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One-minute guide on equality, diversity and inclusion – Early years and childcare

The Ethnic minority and Traveller achievement service (EMTAS) describes strategies and guidance to improve your setting’s inclusive approaches, to improve the outcomes and well-being of children. 

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What does an inclusive practice mean?

Promoting diversity and equality of opportunity for all children to learn, grow and develop as well-rounded, accepting and kind individuals. It lays the foundation for children’s future learning, development and well-being.

You can create an inclusive approach through policies, training, curriculum design, and your strategy to meet the needs of the children in your care.

Inclusive practices are not to be applied solely to those children who fall under the protective characteristics, it’s a setting-wide approach.

Studies show that children under 5 can understand messages and ideas about race and infants as young as 6 months can see differences in skin colour.

Equality Duty

The Equality Act 2010 outlines your setting’s responsibilities in relation to the protected characteristics:

  • Age
  • Disability
  • Gender reassignment
  • Marriage and civil partnership
  • Pregnancy and maternity
  • Race
  • Religion and belief
  • Sex and sexual orientation

Whilst giving due regard to

  • Eliminating discrimination, harassment, victimisation, and any other prohibited conduct.
  • Advancing quality of opportunity.
  • Fostering good relations between people.

To meet your equality duty you should:

  • Have a clear Equality policy, outlining your Equality statement and guiding principles.  It is useful to have parent/guardian input in the review of any policy.
  • Ensure a fair and accessible recruitment process.
  • Decide and publish (on your website) your Equality Duty objectives.  Usually around three objectives on areas your setting will be developing and improving on.
  • Review and publish your data annually on how you are meeting your Equality duty.
  • At least every 4 years review your Equality Duty objectives – looking at data and the impact of your actions.  Then set new objectives.
  • You should also be reporting incidents of bullying, prejudice and racism (BPRI) to the Local authority.  You can view the BPRI resource to better understand incidents as well as using the online reporting platform.
Nursery children sitting in a row


This checklist outlines strategies to help with your inclusive practice.

  • Have a Healthy relationships week which looks at positive healthy relationships and an understanding that we are all unique.
  • Review your reading list and the books that are available to your children.  Do they reflect the world, do they include ethnically diverse children, children with different family structures, or children with disabilities?  Books for Topics has a great reading list for EYFS.
  • Be mindful of the potential of systematic racism in children’s reading books.  Does the book you are about to use describe black or brown negatively?
  • Ensure Cultural Exchange is part of your curriculum. Consider how the environment enables children and their families to view diversity positively. This includes key cultural celebrations, and children experiencing music, tastes, and smells from around the world.  You can also invite in adults and other children from the community to share their cultures. The EMTAS website has key resources to help you with Cultural Exchange.  This forms part of Understanding the Word area of learning within the EYFS framework.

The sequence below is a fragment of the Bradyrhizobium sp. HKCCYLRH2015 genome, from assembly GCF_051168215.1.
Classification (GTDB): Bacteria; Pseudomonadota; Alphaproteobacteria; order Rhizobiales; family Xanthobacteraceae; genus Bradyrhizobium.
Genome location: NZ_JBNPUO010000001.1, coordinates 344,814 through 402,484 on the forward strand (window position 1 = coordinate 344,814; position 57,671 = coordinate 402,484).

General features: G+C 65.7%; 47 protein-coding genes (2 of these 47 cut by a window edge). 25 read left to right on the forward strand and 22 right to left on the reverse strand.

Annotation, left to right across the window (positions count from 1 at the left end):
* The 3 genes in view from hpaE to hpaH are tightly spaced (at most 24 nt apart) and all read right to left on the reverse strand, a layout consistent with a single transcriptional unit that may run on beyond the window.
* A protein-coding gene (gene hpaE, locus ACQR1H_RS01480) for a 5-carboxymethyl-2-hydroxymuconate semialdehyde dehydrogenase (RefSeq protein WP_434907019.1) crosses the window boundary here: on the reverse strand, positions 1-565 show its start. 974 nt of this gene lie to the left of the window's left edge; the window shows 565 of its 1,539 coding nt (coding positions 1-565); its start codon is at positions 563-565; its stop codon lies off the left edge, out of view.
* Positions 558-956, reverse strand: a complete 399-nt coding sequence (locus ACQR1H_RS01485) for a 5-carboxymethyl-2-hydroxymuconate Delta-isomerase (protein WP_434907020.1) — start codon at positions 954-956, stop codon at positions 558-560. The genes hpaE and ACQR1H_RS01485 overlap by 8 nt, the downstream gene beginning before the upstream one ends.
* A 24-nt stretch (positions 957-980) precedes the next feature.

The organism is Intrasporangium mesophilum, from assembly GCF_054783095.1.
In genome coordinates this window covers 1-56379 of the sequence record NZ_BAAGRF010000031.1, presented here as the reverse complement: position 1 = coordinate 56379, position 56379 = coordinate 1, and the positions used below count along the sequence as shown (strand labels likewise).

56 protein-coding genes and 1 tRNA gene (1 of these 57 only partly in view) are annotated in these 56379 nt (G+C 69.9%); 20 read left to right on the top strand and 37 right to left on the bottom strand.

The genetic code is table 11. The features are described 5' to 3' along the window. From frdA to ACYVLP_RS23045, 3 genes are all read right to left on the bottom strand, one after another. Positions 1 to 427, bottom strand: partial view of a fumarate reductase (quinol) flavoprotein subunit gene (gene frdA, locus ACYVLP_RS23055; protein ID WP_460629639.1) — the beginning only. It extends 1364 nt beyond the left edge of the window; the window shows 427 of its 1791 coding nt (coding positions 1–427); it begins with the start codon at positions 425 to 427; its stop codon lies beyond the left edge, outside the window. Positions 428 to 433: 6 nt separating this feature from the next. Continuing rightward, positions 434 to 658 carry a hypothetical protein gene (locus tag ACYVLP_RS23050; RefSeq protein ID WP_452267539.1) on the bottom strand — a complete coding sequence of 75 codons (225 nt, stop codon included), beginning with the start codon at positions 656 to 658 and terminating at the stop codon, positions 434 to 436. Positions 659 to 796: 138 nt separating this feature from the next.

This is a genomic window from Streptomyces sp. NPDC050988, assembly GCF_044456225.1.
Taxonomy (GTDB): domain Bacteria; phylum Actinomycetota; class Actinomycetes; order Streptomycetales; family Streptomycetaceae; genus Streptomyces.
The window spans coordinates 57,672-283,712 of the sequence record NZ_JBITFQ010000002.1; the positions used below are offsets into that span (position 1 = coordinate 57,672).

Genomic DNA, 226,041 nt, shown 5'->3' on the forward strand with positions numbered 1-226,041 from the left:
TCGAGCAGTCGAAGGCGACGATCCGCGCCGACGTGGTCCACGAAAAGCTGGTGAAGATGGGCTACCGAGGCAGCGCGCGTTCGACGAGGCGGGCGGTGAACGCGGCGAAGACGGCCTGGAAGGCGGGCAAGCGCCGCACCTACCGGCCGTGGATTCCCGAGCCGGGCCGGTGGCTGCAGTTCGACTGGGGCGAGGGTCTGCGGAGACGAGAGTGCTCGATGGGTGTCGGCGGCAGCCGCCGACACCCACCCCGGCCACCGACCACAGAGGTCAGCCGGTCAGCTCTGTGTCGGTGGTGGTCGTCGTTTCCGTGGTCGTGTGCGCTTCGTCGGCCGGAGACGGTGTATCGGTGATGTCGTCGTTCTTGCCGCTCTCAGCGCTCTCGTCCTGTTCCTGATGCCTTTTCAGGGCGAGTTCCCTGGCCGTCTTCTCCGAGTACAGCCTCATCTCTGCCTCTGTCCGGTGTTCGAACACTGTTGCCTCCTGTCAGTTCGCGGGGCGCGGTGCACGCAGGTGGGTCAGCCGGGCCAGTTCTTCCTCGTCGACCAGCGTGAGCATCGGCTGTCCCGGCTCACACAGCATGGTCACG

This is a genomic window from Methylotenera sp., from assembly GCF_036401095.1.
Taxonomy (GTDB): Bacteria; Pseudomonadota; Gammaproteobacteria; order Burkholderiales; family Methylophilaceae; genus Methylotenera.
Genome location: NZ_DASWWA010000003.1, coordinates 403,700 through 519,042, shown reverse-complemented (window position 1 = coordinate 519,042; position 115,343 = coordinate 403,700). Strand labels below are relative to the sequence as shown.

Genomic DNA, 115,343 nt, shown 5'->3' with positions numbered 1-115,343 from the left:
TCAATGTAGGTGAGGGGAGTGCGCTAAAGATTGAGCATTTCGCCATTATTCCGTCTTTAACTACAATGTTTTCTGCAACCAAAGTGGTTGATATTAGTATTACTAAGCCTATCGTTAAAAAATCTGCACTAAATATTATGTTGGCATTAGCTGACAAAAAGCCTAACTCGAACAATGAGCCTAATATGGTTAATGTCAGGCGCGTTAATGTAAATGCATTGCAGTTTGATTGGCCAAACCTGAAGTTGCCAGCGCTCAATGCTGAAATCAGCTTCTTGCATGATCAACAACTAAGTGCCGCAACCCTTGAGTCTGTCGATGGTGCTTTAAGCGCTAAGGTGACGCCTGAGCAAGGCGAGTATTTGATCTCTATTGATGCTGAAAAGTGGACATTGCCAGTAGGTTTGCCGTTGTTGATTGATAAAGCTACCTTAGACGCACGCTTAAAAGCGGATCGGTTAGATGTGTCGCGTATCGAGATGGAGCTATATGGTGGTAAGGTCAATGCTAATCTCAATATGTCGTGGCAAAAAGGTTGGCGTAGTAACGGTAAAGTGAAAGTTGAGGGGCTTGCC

• Have toys that represent all types of people, including those with different skin colour and disabilities.
  • Ensure your staff have sufficient Equality, Diversity and Inclusion (EDI) training.  This is crucial as an inclusive practice includes staff who are confident at recognising different forms of prejudice, stereotyping and racism as well as how to manage incidents.  EMTAS can provide EDI training, please visit our shop.
  • Stay informed of updates, events and resources by signing up to the EMTAS newsletter.
  • Make reasonable adjustments to support your staff and the children in your care.
  • When talking positively to children about diversity, be mindful of any inherent biases you may have – as children can pick up on these cues.
  • Avoid using skin colour as an identifying term, however, acknowledge that everyone is different.  Don’t claim not to see a person’s skin colour, but rather ensure that children learn to take pride in their culture and history.
  • Be aware that ethnicity is not just about skin colour.  Racism can occur towards Travellers and European children and families.
  • Review your website, and graphics in publications – do they reflect the children and staff in your setting?   Only 4% of Devon settings have a visibly ethnically diverse child on their home website page.

Supporting English as an Additional Language (EAL) children

An EAL child is a child who comes from a bilingual family.  Including if only one of the parents is bilingual.

  • Book an interpreter for any parent meetings, including the ‘welcome’ meeting.  This is vital as often EYFS jargon doesn’t translate well on apps.
  • Ensure that parent/guardian newsletters are translated.  You can contact Multiligua who can do this for you.
  • Familiarise yourself with the EMTAS EAL Guidance.  This has information on all aspects of supporting EAL children.
  • Encourage parents to continue to develop their child’s home language, and you can do this in your setting too, using resources and bilingual books.
  • Include dual language labels around your setting.
  • Use the EYFS EAL proficiency assessment to monitor English language acquisition.

Useful websites and links